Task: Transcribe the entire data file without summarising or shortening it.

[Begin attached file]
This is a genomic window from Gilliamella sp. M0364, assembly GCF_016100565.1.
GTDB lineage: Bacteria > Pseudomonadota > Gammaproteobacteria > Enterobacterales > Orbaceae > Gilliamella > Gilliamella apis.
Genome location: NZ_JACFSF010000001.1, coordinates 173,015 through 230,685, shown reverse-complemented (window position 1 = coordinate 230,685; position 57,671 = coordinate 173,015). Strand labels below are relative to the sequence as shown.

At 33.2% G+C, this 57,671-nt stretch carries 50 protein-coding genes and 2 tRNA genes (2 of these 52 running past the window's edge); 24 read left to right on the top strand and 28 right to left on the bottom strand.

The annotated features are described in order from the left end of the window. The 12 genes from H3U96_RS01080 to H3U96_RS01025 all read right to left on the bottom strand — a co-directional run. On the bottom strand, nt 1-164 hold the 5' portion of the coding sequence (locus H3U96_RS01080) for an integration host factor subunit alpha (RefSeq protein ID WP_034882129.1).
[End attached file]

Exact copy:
This is a genomic window from Gilliamella sp. M0364, assembly GCF_016100565.1.
GTDB lineage: Bacteria > Pseudomonadota > Gammaproteobacteria > Enterobacterales > Orbaceae > Gilliamella > Gilliamella apis.
Genome location: NZ_JACFSF010000001.1, coordinates 173,015 through 230,685, shown reverse-complemented (window position 1 = coordinate 230,685; position 57,671 = coordinate 173,015). Strand labels below are relative to the sequence as shown.

At 33.2% G+C, this 57,671-nt stretch carries 50 protein-coding genes and 2 tRNA genes (2 of these 52 running past the window's edge); 24 read left to right on the top strand and 28 right to left on the bottom strand.

The annotated features are described in order from the left end of the window. The 12 genes from H3U96_RS01080 to H3U96_RS01025 all read right to left on the bottom strand — a co-directional run. On the bottom strand, nt 1-164 hold the 5' portion of the coding sequence (locus H3U96_RS01080) for an integration host factor subunit alpha (RefSeq protein ID WP_034882129.1).